How Content Marketing Will Invigorate Your Employer Brand

How Content Marketing Can Invigorate Your Employer Brand

3 Tools to Connect with Your Talent Communities


Are you making the most of your online talent communities? Do you wish you were better at communicating with them but not sure how to start?

In the race for top talent, organisations must stop taking their talent communities for granted and start building strong, meaningful relationships with them so when the time comes – they’re ripe for the picking.

This week I continue my blog series on the value of content marketing for your business, and explore how it will boost your employer brand within your talent communities.

It’s about an 8-minute read – but obviously, totes worth it 😉



Neglecting Your Online Brand Affects Your Talent Pool Quality

Organisations that neglect their online brand deny themselves opportunities to develop and communicate their awesomeness with the world. A strong employer brand is crucial for the modern job seeker and how you present yourself online will affect the number and quality of your applications.

Younger job seekers, especially, will google a company’s reputation or seek referrals from friends and family before applying for a role, regardless of the pay or privileges offered. So, if you don’t have a reputation to begin with, you’ll find yourself lagging your competition and struggling to attract quality candidates to your roles.

How You Can Use Content Marketing to Enhance Your Employer Brand

If you’re an organisation that’s completed a recruitment process online (I’d like to think we’re all working in the 21st century on this one), you have access to many wonderful email addresses and candidate demographics.

Whether you recruit using your own CRM, or online platforms like Linked In or Live Hire, you have access to a hungry and active job-seeking talent pool. But, what are you doing with them

Content marketing enables you to communicate a clear and consistent employer brand, personality, values, and purpose across all your marketing channels – email campaigns, blogs, and social media.

So, instead of wiping the slate after every recruitment campaign, use content marketing to develop your brand and employer value proposition with an already engaged audience – your talent community.

1. Start with engaging emails

You already have a large list of eager email recipients that most businesses would be envious of! Email subscribers are worth gold in today’s content-driven world – don’t waste them.

Start sending your talent community friendly, engaging, and helpful emails to connect with them, introduce your brand, and demonstrate your value.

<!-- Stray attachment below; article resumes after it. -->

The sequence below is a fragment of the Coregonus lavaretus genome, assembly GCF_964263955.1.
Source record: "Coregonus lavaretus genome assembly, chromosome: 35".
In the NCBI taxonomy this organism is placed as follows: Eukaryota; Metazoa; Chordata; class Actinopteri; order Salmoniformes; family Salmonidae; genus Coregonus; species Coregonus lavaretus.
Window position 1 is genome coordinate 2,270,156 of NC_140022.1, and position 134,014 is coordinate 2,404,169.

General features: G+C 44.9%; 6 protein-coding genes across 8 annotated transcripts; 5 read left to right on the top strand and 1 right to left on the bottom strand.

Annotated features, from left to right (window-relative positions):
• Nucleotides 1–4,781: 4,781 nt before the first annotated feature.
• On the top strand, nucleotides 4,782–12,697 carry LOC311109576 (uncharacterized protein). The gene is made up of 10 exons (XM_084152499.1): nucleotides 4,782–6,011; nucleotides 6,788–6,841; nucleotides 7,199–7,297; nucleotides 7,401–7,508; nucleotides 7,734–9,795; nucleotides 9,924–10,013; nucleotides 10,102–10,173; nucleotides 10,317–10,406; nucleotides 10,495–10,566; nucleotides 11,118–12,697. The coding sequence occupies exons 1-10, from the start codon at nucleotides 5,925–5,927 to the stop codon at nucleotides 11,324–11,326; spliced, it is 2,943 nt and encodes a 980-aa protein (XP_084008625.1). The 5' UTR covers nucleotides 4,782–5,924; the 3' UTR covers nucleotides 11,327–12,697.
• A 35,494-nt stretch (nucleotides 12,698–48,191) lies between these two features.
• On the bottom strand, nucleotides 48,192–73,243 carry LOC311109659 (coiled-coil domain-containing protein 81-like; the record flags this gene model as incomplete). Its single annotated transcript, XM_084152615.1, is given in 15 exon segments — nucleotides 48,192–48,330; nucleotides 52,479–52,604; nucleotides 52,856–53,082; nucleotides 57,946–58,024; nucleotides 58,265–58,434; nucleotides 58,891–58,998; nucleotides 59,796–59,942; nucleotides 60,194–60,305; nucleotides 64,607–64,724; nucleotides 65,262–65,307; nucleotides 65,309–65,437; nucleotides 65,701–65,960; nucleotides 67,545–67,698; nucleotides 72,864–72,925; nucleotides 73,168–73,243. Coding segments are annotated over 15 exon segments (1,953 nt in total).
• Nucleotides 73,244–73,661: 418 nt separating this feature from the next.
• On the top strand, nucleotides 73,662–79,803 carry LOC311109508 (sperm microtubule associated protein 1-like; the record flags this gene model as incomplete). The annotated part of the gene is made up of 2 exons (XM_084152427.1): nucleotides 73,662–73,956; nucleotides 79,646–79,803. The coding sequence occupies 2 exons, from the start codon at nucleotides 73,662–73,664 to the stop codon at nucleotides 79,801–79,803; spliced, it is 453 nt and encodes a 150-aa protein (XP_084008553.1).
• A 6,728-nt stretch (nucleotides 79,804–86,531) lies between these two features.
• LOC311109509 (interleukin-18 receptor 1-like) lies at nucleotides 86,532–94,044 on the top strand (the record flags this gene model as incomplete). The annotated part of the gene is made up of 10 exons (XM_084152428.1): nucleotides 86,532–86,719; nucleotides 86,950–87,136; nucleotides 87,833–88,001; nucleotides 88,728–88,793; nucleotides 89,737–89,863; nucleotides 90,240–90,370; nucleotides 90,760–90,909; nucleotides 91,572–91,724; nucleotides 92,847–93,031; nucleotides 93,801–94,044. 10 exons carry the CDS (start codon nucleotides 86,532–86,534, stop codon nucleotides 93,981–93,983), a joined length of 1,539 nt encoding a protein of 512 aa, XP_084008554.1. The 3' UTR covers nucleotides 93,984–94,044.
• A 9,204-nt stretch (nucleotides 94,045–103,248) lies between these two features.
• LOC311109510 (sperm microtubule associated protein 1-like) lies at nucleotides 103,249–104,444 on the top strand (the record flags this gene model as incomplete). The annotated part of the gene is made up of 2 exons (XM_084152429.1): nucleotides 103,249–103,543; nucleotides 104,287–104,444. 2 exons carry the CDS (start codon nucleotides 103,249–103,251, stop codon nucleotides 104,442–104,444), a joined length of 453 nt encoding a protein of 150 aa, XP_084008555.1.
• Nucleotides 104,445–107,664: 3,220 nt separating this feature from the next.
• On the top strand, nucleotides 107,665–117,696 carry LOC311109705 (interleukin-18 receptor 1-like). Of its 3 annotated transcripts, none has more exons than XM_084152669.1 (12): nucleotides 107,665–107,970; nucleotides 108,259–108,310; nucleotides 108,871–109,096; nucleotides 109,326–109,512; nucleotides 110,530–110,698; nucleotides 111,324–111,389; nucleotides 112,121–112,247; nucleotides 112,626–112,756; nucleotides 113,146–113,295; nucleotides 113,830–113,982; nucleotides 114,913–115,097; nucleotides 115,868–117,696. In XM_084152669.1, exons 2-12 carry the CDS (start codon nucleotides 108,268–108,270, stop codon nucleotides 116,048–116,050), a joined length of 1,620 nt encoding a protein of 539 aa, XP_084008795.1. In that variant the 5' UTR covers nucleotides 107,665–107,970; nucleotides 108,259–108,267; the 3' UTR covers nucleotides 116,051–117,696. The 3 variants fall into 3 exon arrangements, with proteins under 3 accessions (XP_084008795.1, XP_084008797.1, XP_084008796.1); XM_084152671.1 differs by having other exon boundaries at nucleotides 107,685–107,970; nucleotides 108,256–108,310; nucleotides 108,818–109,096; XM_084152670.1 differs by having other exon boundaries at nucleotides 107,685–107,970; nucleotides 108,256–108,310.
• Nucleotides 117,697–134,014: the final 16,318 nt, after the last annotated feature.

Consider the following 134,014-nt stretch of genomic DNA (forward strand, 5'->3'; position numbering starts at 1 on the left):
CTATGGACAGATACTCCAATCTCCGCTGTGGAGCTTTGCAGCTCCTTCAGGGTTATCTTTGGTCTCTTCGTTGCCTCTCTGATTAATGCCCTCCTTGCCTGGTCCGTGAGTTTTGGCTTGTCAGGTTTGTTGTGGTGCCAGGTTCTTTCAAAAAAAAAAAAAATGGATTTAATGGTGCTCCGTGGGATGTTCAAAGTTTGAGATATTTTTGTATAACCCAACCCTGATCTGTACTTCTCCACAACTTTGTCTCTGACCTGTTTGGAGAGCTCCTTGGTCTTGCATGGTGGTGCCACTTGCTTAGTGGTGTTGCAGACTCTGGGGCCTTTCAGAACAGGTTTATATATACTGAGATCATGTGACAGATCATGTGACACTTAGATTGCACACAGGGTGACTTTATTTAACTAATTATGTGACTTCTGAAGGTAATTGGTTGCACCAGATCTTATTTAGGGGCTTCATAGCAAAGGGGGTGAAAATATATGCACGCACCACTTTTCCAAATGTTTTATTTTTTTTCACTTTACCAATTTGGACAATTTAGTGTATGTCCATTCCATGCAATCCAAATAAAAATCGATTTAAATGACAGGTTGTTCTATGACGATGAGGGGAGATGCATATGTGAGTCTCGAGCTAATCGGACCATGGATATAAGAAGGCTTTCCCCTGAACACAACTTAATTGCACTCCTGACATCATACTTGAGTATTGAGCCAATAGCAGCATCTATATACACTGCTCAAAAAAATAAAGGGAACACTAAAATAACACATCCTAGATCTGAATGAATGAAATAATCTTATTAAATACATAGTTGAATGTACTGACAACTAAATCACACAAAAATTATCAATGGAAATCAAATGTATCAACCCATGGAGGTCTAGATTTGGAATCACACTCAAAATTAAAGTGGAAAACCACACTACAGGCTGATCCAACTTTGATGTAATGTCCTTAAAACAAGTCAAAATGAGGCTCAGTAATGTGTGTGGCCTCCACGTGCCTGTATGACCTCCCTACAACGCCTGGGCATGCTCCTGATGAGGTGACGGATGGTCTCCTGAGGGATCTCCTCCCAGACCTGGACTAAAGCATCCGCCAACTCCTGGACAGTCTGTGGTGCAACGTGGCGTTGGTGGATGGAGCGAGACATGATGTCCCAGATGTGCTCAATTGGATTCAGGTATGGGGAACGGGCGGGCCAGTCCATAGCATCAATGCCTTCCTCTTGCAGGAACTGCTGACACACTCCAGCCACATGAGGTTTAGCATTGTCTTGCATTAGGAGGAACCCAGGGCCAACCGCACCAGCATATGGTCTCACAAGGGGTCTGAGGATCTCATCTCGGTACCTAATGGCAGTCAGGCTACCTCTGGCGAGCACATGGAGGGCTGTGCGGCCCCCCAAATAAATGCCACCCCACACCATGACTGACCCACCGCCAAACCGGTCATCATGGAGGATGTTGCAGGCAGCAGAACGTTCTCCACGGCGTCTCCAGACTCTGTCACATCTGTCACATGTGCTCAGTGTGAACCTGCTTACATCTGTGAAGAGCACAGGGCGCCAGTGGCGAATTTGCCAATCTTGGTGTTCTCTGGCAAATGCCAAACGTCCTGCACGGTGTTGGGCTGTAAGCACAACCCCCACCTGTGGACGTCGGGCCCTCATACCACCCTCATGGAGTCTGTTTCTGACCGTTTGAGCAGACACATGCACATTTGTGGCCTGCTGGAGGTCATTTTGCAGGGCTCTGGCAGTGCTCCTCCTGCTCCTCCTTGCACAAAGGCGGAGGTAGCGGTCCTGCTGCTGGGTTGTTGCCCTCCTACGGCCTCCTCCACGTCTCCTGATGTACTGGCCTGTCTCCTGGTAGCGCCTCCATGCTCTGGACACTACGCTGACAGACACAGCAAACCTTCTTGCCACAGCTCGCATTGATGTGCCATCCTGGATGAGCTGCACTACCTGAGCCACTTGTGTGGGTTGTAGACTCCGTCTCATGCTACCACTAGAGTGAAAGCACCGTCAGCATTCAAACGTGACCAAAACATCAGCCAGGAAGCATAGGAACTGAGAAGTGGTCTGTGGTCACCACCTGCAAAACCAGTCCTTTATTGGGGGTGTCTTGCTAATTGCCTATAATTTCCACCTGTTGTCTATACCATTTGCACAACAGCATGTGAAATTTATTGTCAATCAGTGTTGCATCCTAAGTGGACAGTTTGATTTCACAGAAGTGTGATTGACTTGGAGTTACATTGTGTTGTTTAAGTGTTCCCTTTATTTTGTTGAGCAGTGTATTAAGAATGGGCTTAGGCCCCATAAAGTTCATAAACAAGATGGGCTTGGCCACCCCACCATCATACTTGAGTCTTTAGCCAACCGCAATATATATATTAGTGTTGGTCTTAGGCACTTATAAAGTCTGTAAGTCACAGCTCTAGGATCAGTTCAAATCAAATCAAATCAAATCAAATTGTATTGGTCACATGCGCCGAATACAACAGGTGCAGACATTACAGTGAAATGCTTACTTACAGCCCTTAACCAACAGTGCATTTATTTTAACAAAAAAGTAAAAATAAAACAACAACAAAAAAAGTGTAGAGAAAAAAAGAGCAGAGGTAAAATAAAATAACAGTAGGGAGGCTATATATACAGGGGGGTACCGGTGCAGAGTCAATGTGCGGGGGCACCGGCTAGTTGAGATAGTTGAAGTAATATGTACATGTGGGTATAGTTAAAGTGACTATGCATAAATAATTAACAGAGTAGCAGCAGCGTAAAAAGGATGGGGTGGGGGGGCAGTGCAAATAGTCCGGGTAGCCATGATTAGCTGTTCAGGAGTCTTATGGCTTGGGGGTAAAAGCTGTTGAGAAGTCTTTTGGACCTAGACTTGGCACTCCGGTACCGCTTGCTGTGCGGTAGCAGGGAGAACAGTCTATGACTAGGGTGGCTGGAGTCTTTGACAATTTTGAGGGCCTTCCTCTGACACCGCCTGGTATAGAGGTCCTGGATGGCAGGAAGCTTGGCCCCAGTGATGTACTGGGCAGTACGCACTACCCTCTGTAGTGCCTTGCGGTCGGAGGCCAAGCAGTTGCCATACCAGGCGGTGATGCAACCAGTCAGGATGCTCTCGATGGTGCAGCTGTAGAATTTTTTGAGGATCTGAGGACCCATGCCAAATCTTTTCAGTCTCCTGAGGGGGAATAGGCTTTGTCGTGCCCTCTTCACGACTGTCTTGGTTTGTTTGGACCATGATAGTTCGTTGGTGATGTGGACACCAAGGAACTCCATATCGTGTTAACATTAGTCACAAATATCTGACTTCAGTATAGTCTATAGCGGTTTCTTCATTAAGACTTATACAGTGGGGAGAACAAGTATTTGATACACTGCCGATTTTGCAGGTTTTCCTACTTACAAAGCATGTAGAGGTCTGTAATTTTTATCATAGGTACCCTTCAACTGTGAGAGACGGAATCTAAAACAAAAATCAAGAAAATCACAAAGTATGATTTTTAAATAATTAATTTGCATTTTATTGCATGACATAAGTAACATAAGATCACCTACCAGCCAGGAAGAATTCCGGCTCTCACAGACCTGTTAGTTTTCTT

What information can you offer that your talent community will find helpful?

What stories, advice, titbits do you have going on that will engage them with your brand?

  • Share your story, mission, values, and corporate goals
  • Celebrate your people and diversity; their stories, their roles, their successes
  • Celebrate your successes; your social proof, industry awards and recognition
  • Shed light on your processes; why does your business operate in a certain way? Can you bust any myths that make your business and its people more human and engaging?
  • Share your advice for job seekers; why do you seek specific skill sets and traits? How do you recruit? How can your talent pool improve their applications, interviews, resumes, and communication style when applying for roles in your organisation?

When candidates have a better understanding of your business and the people you already have working for you, they figure out whether they’re a fit or not. Bonus - if what you offer ticks all their boxes, they’ll be super frothy and even more determined to be your employee. They'll tell their mum, neighbours, friends, and the family pet how amazing you are #aspirations.

You'll lay the foundation for a strong, long-term relationship with future employees and brand ambassadors #winning.

2. Craft insightful blogs and e-newsletters

Blogs and e-newsletters can be targeted to talent communities and internally for your employees. A weekly executive blog or e-newsletter written by the CEO, CFO, HR Manager, or other high-profile leader in your business builds their personality and the organisation’s brand.

Personal reflections and insights demonstrate your organisation’s culture and make your leaders more human and approachable. Internally and externally, it demonstrates authentic leadership and boosts employee engagement (like, #winwin).